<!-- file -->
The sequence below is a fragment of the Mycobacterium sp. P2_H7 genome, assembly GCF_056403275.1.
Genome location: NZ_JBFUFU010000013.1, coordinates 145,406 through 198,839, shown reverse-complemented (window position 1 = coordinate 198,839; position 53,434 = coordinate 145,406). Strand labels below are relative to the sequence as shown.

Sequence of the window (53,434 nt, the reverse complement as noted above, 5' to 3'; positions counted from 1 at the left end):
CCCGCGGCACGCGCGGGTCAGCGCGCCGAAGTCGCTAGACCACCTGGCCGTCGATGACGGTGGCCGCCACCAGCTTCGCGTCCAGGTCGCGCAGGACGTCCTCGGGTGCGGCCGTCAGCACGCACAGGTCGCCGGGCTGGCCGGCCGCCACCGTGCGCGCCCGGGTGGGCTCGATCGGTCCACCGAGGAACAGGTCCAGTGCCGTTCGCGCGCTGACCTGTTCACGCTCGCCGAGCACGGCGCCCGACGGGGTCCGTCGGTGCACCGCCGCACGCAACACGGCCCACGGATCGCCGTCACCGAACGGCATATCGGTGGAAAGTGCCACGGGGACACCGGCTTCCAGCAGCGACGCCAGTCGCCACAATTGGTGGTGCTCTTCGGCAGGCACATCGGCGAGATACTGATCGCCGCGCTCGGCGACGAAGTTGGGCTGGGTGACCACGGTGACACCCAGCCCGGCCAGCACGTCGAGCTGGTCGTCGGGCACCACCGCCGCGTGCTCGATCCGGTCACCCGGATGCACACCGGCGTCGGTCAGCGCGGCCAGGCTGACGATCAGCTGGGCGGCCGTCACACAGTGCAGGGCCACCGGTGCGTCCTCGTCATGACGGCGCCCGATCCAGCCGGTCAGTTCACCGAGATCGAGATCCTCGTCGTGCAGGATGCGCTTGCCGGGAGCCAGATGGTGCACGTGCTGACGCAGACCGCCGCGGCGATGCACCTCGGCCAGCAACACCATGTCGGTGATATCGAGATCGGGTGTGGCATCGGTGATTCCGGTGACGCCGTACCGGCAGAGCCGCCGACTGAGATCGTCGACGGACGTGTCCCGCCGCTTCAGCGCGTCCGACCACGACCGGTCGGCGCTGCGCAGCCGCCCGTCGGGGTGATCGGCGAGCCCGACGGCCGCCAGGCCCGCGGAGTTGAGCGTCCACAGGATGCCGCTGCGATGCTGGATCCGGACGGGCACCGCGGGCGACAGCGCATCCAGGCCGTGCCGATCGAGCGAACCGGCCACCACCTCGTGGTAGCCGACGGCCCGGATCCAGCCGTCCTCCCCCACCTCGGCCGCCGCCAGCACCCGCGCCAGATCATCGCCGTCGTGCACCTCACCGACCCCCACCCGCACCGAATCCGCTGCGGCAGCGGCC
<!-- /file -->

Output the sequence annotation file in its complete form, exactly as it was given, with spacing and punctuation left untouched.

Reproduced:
The sequence below is a fragment of the Mycobacterium sp. P2_H7 genome, assembly GCF_056403275.1.
Genome location: NZ_JBFUFU010000013.1, coordinates 145,406 through 198,839, shown reverse-complemented (window position 1 = coordinate 198,839; position 53,434 = coordinate 145,406). Strand labels below are relative to the sequence as shown.

Sequence of the window (53,434 nt, the reverse complement as noted above, 5' to 3'; positions counted from 1 at the left end):
CCCGCGGCACGCGCGGGTCAGCGCGCCGAAGTCGCTAGACCACCTGGCCGTCGATGACGGTGGCCGCCACCAGCTTCGCGTCCAGGTCGCGCAGGACGTCCTCGGGTGCGGCCGTCAGCACGCACAGGTCGCCGGGCTGGCCGGCCGCCACCGTGCGCGCCCGGGTGGGCTCGATCGGTCCACCGAGGAACAGGTCCAGTGCCGTTCGCGCGCTGACCTGTTCACGCTCGCCGAGCACGGCGCCCGACGGGGTCCGTCGGTGCACCGCCGCACGCAACACGGCCCACGGATCGCCGTCACCGAACGGCATATCGGTGGAAAGTGCCACGGGGACACCGGCTTCCAGCAGCGACGCCAGTCGCCACAATTGGTGGTGCTCTTCGGCAGGCACATCGGCGAGATACTGATCGCCGCGCTCGGCGACGAAGTTGGGCTGGGTGACCACGGTGACACCCAGCCCGGCCAGCACGTCGAGCTGGTCGTCGGGCACCACCGCCGCGTGCTCGATCCGGTCACCCGGATGCACACCGGCGTCGGTCAGCGCGGCCAGGCTGACGATCAGCTGGGCGGCCGTCACACAGTGCAGGGCCACCGGTGCGTCCTCGTCATGACGGCGCCCGATCCAGCCGGTCAGTTCACCGAGATCGAGATCCTCGTCGTGCAGGATGCGCTTGCCGGGAGCCAGATGGTGCACGTGCTGACGCAGACCGCCGCGGCGATGCACCTCGGCCAGCAACACCATGTCGGTGATATCGAGATCGGGTGTGGCATCGGTGATTCCGGTGACGCCGTACCGGCAGAGCCGCCGACTGAGATCGTCGACGGACGTGTCCCGCCGCTTCAGCGCGTCCGACCACGACCGGTCGGCGCTGCGCAGCCGCCCGTCGGGGTGATCGGCGAGCCCGACGGCCGCCAGGCCCGCGGAGTTGAGCGTCCACAGGATGCCGCTGCGATGCTGGATCCGGACGGGCACCGCGGGCGACAGCGCATCCAGGCCGTGCCGATCGAGCGAACCGGCCACCACCTCGTGGTAGCCGACGGCCCGGATCCAGCCGTCCTCCCCCACCTCGGCCGCCGCCAGCACCCGCGCCAGATCATCGCCGTCGTGCACCTCACCGACCCCCACCCGCACCGAATCCGCTGCGGCAGCGGCC